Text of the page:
Meyerweb.com useful stuff, especially about .css.
 A list apart, using alternate stylesheets.
 Digital web magazine useful site, this reference is about switching style sheets.
 The JavaScript source using JavaScript to switch style sheets.
 DevX.com Lots of tips, this one is about passing arguments to JavaScript functions.
 JavaScript about writing cookies.
 Dev Articles this one is about user controlled style sheets.
 Setting up an XP server with IIS.
 Dynamic Drive, handy on-line image to favicon converter.
 Webhost-4-life This is where this website is hosted. I pay for this service as the freebies are full of annoying advertising.
 Cribbit.net Just checking mine is in the right place!

 OC's PC Problem Pages.  Network2computers.
Two of my friend Harry Chester's websites. I remember Harry returning from a National Computer show wearing a freebie baseball cap with the legend 'bullshit deflector' emblazoned on its extended cap peak. He still wears it as you can tell from his sites, straight-forward, without hype and full of good information.

I'm always pleased to get suggestions for other useful sites, so please e-mail me if you have found something I have missed and should know about. I'll add it here.
You can e-mail me at:
cleadbeater@netscape.net





Mysterious poems for a mysterious purpose

At one time I used to teach electronics and computer technology. One of my courses was popular with the computer hackers as it delved a little too deeply into the operating system and how to do things without the supervision of Microsoft. I had also written a student registration and attendance monitoring programme which was a popular target for them on which to practice their new craft. I went to some trouble to make this secure and to cause dismay and confusion, the poems below were used to generate the staff passwords.

I first came across the poem about St. Eulalia at the Huddersfield Contemporary Music Festival and I've always rather liked it. The gory details of her story can be found at this website. Catholic Forum

It is not the gruesome details of the Saint's demise that I like, although it does remind me of the episode in Bergman's Seventh Seal of the girl burned at the stake, but the lines:

"Here, where clear, bright marble illuminates the gracious halls, are both visitors and natives."

Now I have lived in Colwyn Bay, Stratford-upon-Avon, London and now Oxford. When you walk the streets of these places you do indeed encounter both visitors and natives and the contrast is always interesting. In Stratford you would see the natives scurrying around on their Zimmer frames or with their shopping trolleys, completely oblivious to the Japanese tourists with their complicated cameras and pre-occupation with the ersatz manifestations of the bard. I doubt that there is such a thing as a native in London.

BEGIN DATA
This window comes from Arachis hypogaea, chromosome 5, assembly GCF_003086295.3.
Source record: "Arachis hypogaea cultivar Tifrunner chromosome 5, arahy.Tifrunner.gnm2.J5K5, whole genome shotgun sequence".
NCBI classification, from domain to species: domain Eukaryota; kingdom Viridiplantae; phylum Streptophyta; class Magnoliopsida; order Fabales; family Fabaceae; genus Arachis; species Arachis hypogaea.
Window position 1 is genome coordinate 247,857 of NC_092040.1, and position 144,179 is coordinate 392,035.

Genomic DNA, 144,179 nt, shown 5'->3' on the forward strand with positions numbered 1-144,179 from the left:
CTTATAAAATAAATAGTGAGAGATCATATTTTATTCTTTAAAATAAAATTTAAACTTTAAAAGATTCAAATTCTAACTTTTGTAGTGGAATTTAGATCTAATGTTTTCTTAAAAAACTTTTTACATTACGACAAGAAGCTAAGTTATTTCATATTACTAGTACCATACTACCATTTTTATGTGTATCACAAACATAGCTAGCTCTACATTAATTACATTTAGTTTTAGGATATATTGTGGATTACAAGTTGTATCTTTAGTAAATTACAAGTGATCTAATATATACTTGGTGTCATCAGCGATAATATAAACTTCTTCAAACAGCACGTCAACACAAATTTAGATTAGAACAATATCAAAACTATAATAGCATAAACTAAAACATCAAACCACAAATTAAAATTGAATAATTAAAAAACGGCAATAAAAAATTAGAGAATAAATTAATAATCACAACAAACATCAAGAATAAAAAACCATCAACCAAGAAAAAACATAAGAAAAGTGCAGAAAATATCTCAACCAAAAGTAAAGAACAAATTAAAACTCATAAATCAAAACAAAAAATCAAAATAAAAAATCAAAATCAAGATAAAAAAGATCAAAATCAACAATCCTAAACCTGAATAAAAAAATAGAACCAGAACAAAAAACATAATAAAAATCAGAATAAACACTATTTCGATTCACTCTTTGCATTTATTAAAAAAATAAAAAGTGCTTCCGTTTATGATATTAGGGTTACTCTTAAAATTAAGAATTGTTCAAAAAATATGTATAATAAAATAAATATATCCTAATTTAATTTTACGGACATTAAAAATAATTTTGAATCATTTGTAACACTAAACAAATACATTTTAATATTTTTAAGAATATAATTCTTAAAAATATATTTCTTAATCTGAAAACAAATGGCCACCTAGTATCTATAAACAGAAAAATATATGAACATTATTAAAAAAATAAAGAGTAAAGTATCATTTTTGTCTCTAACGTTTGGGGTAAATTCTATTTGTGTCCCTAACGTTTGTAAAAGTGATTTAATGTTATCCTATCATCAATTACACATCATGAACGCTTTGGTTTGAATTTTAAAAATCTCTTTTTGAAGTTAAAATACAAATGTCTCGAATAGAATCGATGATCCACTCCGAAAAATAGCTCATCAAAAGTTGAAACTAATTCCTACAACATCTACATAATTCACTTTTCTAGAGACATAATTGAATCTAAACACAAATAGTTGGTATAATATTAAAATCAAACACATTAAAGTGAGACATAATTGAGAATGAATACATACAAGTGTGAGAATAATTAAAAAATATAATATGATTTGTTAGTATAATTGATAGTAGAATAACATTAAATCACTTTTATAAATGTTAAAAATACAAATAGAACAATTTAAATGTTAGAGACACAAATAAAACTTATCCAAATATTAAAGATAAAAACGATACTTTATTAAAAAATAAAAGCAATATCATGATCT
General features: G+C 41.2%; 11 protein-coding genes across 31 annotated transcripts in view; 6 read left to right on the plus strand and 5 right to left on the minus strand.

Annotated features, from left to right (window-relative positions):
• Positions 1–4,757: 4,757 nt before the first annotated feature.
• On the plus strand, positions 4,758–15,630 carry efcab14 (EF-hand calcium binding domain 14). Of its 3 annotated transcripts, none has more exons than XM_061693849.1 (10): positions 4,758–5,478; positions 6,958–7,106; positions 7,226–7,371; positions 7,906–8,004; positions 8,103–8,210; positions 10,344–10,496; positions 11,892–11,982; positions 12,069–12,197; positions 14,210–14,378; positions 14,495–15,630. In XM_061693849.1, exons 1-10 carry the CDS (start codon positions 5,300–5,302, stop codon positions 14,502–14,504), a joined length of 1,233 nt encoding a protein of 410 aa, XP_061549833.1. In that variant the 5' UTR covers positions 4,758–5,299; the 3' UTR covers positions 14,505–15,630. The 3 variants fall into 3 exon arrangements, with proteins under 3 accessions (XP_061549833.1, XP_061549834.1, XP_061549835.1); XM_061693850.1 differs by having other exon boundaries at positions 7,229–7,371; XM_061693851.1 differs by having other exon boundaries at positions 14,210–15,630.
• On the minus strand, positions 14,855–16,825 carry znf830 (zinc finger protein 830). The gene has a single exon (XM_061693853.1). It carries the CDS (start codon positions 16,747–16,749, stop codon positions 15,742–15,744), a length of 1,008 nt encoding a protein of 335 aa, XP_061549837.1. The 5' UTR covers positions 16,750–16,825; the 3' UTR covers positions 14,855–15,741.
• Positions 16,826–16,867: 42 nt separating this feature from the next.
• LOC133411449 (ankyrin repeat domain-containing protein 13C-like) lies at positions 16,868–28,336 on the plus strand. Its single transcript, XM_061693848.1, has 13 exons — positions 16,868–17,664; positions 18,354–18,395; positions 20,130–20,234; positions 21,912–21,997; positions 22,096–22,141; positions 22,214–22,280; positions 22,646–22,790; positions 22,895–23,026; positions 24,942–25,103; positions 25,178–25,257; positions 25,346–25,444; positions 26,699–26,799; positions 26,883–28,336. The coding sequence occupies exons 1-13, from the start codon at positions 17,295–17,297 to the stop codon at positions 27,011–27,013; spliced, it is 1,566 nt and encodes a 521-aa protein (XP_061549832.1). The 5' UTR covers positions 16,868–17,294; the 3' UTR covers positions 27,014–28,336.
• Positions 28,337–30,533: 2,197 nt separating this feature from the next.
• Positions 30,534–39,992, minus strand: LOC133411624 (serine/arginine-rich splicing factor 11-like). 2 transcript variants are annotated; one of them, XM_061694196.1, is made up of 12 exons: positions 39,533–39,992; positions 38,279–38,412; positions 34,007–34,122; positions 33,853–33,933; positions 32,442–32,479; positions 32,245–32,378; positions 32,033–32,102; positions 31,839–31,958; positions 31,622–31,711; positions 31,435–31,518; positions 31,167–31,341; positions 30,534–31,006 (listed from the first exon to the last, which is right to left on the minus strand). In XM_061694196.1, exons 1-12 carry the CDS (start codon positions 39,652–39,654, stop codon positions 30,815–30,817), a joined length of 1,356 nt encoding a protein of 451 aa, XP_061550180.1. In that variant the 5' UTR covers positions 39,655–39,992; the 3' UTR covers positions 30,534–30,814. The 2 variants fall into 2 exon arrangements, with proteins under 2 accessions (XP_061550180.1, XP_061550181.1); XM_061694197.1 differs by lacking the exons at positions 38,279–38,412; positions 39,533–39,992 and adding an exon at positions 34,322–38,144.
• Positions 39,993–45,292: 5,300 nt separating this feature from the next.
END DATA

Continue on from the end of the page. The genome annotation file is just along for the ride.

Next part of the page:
David Munroe was a presenter on Radio 3 who died young, I used to enjoy his programme for young people, 'Pied Piper'.

I'm not going to divulge the method by which the passwords are generated by this definition block but the text was chosen to remind those who would wish to hack my program that there is a fate awaiting them which is DEATH!!! One could also say that perhaps choosing a variable name like "password" may or may not be a red herring.

char title[]={
"The tomb of St. Eulalia by Peter Racine Fricker"
"Translation of the final section of the latin"
"Hymnus in Honorem Passionis Eulaliae Beatissimae Martyris"
			};

char password[]={
"No place more deserves this tomb than the famous town of"       //55
"Vettonia, whose beautiful walls are greedily washed by the"    //113
"green, swirling waters of the remarkable river Ana. Here,"      //170
"where clear, bright marble illuminates the gracious halls, are" //232
"both visitors and natives. The relics and ashes are preserved"  //293
"in the bosom of this holy ground. "                             //327
				};

char ev2[]={
"The bright roof above glows red with gilded ceilings and"        //55
"precious stones, as if a rosy meadow was alive with red"
"flowers.   Pick purple violets and red crocuses.   The kindly"
"winter does not lack these.   The thawing ice releases the "
"fields so that we may heap baskets of flowers."
				};
				
char ev3[]={
"Offer your gifts from this leafy foliage, maidens and youths!"
"I will carry woven garlands in the middle of the dance;   my"
"dancing feet poor, withered, yet none-the-less fruitful.  It is"
"our delight thus to reverence the bones and the alter placed"
"over them.   Seated at God's right-hand and propitiated with"
"those who sing, she cherishes her people"
			};
			

char death[]={
"Keep your nasty little hacking fingers out of this program"
				};
char munro[]={
"Death has deprived me of my dearest friend"
"My dearest friend is dead and laid in grave,"
"In grave he rests until the world shall end, "
"The world shall end, as end must must all things have."
"All things must  have an end that nature wrought,"
"That nature wrought, must unto dust be brought"
"Death has deprived me of my dearest friend"				};

Apprentice training

There was a time when I used to be somewhat involved in apprentice training. This included direct delivery at Newham College and through collaborative working with other training providers. Working with collaborative partners can be difficult unless strong monitoring and control procedures are in place. I wrote some html scripts to help pull together the various strands needed to manage and monitor collaborative provision.

That was several years ago, but I notice from my site statistics, that people are still accessing these pages. This is a bit of a worry as many of the regulations that the system was developed to conform to will have changed by now. The overall systems probably remain sound but users need to be aware of the dangers of using out of date data.

This note is to give a simple route to the collaborative provision website from here. To warn users of its danger and suggest that if they would like it updating or changing they should contact me to see if this is worth doing.